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Best local Bottled BBQ sauce in NC?

  • w

Just noticed I was out of sauce. I usually buy a case of something great and have it shipped in (Maull's, etc). Rather go local this year. Willing to try a few varietites. Less a fan of the nearly pure vinegar types. I do not like the ones with added smoke (I cook over charcoal). Yet to try many with a mustard base (not sure when to add it).

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  1. My vote is for Bone Suckin', available at most local grocery stores.

    3 Replies
    1. re: rockycat

      I second the Bone Suckin Sauce - is great!

      1. re: Jeanne

        Yes! This is my all-time favorite. You have to get the HOT at a minimum - because it's really not very hot. I think there might be an extra hot version now. It tastes great and provides a lot of flavor without being "goopy." And it is quite healthy - gluten-free, no HFCS, etc.

      2. re: rockycat

        Bone Suckin' Sauce is my go to commercially-sold 'cue sauce b/c it is easily found in most grocery stores (even up North these days). But my favorite NC sauce is Keaton's. Anytime I get up to Statesville I have to get my Keaton's fix and I stock up on a few bottles of their sauce. I just checked their website and they sell it by the bottle, 1/2 case or case. I just may have to by it and have it shipped b/c I don't get up that way too often. But you should try it - it's great - vinegary w/ a nice mild sweetness and just a touch of heat. Yum... I may have to crack open my last bottle and make some dipped chicken.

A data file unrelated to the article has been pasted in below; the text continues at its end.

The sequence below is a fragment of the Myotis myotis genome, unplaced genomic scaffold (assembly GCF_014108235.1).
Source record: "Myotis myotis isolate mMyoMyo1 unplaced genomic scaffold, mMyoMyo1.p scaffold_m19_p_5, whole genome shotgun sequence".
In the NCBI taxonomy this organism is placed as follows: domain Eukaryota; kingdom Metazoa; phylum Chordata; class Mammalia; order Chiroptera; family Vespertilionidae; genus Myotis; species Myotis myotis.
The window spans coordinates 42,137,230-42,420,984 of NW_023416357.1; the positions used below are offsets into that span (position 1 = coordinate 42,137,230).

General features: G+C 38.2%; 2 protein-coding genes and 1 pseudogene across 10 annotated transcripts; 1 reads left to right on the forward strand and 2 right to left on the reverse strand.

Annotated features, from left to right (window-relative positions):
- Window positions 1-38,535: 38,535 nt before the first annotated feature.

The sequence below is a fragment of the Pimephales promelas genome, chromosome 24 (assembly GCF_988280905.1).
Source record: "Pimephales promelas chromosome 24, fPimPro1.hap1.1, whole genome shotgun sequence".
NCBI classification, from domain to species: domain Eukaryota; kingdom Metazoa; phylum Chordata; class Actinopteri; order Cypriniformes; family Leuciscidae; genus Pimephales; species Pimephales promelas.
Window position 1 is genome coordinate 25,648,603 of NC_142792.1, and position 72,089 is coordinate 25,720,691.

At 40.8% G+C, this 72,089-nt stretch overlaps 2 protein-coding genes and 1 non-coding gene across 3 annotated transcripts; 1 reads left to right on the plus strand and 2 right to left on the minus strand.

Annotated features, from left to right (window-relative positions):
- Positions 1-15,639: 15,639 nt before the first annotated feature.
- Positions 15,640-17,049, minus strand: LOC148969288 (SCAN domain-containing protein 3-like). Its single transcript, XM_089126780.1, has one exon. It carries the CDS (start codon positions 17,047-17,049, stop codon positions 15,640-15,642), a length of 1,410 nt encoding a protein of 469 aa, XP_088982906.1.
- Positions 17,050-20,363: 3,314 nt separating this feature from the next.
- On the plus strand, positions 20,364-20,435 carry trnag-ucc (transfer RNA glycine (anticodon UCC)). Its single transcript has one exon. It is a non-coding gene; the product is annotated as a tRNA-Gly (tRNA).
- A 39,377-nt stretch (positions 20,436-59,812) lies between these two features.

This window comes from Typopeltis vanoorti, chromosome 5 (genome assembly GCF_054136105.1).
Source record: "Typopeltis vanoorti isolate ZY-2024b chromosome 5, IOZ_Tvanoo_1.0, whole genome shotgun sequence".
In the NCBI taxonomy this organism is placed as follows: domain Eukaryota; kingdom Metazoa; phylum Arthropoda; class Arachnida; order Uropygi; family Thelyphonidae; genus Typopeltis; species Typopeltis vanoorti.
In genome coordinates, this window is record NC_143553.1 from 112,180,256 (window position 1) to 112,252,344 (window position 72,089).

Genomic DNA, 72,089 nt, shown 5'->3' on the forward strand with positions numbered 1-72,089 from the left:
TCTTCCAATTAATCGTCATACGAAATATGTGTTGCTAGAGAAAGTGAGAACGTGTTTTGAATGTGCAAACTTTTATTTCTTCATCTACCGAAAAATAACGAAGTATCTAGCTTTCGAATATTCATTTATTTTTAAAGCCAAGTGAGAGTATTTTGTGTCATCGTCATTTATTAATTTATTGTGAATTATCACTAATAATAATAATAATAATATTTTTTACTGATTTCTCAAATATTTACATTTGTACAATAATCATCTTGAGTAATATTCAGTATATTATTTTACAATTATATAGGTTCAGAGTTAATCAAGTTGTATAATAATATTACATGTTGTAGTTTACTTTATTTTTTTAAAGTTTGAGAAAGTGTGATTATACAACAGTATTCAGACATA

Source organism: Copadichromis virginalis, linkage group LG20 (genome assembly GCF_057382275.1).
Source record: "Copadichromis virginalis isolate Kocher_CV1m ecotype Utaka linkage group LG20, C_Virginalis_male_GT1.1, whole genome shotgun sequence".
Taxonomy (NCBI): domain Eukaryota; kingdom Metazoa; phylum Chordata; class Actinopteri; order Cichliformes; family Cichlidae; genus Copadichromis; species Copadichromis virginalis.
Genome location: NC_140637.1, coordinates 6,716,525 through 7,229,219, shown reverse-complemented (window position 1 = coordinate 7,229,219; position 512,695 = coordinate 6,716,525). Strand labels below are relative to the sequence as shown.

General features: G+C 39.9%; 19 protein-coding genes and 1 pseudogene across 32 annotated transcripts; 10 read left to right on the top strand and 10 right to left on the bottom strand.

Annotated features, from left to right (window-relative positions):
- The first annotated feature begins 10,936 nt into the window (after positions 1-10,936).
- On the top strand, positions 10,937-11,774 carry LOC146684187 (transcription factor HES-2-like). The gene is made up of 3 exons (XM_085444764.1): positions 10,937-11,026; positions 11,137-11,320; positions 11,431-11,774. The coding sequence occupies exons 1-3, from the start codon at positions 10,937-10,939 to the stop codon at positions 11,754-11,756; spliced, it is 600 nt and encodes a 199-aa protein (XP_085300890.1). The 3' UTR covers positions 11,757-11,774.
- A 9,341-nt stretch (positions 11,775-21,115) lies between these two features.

p.s. Of the Bone Suckin' sauces, I prefer the "Hot" variety best - and I add a splash or two of cider vinegar to it to give it a more eastern style tang. ;-)

        1. re: NXS

          Second Georges. If you are looking to get your hands on Eastern NC sauce, just make it yourself. There are very few ingredients and they're all cheap. You don't even need to follow a recipe, just get the ingredients together and do it by taste.

        2. I like Ole Time BBQ's sauce, preferably the hot version. It's vinegar based, though.

          1 Reply
          1. re: sisterbeer

            We usually make our own but if we buy we either use Bone Suckin or Dan's Sweet Southern Sauce (hot). The latter isn't so much BBQ sauce as a grilling/dipping sauce. It is nice as a baste on grilled chicken or pork chops.

          2. Someone I know grilled out barbecue chicken a while back but I don't recall if they used Bone Suckin Sauce or Sweet Baby Ray's either way it was good.

            1. I really like Jim's. They carry it at Kroger and it is fantastic. I think it is much better than Bone Suckin' sauce.

              1 Reply
              1. re: RaleighHound

                Scott's out of Goldsboro for vinegary style and Uncle Yammy's out of Greenville if a want a tomato based style.

              2. Carolina Treet. Excellent as a marinade mixed 1/2 &1/2 with Italian Dressing. Best on BBQ Chicken. www.carolinatreet.com
                This sauce will not burn.

                2 Replies
                1. re: lutherben

                  hey! I thought I was the only one who tried Carolina Treet. They used to see a South Carolina Style and a Hickory flavor as well.